What is a time period?

The term time period is used to refer to the period of time during which a relationship is active. As with much of the work out there, the more “active” the relationship, the longer the time period will be. If you have a partner, a relationship at the beginning of a term will usually be a new relationship when you get together, as most couples do at the beginning of each year. If you only have to see each other once a year it will be a two year term and will be the shortest time period a relationship can hold. It is normal for you to start feeling “stuck” in a relationship, and time periods can be used as a way to start making sense of how hard it is to be able to do that for a long period.

What is a gender difference?

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Most transgender people say they have a “gender difference” – people who identify as male or female have different physical and/or social traits from other people who identify as “gender neutral” men and women. This is common in the trans community. However, transgender people can not identify the gender they are in fact. In other words, even though you may have a “gender difference” you still have a man’s body in a feminine way, and a girl’s body in a masculine way. This may sound strange when you hear the term “transgender” or “trans woman”, but it can be quite a surprise to find out that transgender is a bit different than you had expected. Some people identify as either a man or a woman, and others can identify with many variations of those gender identities – or have no gender to start with. Trans or non-transgender people are also varied and complex in their gender differences and how they differ from the gender you might be familiar with.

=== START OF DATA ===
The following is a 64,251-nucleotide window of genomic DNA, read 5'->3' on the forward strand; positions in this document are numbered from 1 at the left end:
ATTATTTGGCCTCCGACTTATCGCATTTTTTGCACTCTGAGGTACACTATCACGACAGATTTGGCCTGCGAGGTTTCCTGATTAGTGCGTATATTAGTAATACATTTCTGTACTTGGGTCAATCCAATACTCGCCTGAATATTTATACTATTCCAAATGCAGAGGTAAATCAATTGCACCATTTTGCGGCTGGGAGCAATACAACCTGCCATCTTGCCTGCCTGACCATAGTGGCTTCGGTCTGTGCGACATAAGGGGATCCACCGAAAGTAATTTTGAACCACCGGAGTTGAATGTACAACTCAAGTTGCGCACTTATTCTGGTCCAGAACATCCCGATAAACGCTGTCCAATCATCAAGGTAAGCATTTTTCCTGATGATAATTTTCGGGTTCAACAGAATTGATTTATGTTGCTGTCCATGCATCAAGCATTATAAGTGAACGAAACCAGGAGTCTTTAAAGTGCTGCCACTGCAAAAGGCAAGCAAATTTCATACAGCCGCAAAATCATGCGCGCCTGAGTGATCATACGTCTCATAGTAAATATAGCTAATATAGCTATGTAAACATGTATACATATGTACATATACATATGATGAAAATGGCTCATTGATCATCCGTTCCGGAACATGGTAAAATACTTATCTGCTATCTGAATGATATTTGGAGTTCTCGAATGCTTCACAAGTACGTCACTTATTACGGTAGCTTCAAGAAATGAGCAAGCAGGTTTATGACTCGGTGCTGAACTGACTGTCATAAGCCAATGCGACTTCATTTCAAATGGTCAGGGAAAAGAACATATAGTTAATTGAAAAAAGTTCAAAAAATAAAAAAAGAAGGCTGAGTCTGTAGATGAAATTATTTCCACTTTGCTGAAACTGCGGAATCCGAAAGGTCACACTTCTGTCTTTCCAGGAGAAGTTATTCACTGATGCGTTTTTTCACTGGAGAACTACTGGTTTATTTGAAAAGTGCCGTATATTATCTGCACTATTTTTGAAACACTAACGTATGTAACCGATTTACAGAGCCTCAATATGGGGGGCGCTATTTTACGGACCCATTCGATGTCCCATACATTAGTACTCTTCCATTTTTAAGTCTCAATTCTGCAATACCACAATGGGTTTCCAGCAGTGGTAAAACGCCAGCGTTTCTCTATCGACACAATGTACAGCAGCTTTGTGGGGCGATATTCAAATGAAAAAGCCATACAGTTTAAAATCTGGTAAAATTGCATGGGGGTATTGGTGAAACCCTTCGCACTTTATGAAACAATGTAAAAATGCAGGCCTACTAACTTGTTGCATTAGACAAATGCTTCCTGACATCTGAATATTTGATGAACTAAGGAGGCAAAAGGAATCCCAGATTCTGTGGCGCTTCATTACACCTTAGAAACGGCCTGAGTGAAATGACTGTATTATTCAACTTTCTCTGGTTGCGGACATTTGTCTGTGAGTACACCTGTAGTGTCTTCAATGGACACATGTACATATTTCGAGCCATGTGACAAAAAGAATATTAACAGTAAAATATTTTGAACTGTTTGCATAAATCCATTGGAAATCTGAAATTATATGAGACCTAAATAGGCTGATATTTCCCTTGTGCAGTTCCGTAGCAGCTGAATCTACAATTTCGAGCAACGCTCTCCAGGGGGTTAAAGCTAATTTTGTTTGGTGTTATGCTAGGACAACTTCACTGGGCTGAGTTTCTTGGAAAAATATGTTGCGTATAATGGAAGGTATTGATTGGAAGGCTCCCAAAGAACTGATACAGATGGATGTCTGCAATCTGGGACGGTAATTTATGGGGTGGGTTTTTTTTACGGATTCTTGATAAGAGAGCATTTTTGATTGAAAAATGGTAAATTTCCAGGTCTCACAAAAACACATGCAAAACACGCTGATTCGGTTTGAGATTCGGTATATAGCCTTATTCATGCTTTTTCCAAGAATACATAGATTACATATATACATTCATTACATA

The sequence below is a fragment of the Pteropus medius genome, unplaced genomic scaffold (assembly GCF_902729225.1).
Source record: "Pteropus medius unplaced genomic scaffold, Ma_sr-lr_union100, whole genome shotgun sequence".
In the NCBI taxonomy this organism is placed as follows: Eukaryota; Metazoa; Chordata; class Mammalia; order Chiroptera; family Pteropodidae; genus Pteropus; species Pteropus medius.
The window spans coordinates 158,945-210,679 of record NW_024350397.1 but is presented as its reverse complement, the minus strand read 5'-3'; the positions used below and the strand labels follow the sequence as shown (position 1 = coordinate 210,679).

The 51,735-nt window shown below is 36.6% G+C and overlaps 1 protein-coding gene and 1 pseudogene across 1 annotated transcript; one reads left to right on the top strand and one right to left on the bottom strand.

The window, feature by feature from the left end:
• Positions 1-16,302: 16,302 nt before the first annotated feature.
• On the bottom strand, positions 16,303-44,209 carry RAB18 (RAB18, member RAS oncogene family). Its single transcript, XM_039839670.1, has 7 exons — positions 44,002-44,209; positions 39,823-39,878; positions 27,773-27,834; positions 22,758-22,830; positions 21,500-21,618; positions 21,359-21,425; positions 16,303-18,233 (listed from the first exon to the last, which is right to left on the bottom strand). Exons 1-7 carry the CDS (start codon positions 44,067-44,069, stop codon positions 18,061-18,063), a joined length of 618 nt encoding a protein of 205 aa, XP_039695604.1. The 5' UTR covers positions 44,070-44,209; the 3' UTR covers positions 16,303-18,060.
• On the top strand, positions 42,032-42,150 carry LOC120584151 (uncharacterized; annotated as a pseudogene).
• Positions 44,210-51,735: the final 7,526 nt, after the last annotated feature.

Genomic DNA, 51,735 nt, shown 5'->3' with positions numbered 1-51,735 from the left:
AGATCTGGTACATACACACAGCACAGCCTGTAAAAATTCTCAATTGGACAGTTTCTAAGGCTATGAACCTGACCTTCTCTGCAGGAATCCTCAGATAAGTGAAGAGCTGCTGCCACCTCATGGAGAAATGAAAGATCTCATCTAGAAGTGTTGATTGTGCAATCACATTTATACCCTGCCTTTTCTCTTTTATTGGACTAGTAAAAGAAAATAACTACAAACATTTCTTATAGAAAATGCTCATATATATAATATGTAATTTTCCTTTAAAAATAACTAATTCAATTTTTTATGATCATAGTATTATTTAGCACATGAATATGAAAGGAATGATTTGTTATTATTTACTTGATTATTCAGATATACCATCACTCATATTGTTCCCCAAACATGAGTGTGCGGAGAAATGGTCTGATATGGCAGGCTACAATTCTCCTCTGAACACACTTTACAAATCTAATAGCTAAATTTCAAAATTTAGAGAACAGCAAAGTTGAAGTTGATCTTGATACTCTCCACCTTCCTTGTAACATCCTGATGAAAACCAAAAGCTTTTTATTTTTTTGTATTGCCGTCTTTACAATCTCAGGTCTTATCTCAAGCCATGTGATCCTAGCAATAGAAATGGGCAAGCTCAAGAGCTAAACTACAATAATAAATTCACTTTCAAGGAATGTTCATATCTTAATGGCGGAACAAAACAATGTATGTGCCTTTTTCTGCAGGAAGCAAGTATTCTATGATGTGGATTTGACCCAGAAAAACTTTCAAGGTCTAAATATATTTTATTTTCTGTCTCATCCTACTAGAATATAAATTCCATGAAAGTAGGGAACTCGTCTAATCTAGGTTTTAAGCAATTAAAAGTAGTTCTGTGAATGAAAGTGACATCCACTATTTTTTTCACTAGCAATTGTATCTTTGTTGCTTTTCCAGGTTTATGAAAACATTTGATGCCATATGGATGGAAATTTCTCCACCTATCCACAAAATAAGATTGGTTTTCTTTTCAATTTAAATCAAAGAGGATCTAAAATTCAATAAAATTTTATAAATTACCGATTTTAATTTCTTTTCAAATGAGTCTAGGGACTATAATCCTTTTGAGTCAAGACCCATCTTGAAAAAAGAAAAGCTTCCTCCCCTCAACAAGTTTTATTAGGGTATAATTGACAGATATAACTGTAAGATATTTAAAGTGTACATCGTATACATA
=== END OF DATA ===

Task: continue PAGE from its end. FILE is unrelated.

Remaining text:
Are people affected by HIV/Aids or who have a family history of HIV/AIDS automatically “in the closet?”

An HIV-positive person is HIV-positive when they have one negative test result for HIV (meaning they have tested negative). Although HIV and HIV-infected patients may have a family history of HIV/AIDS, most HIV-positive people do not have a family history and not all people who have passed through that situation have been infected with HIV. However, people with HIV are still at risk for HIV infection if they don’t take sufficient care to protect themselves from it.

Some of the health risks are:

Stress, anxiety and depressive symptoms. Many people with HIV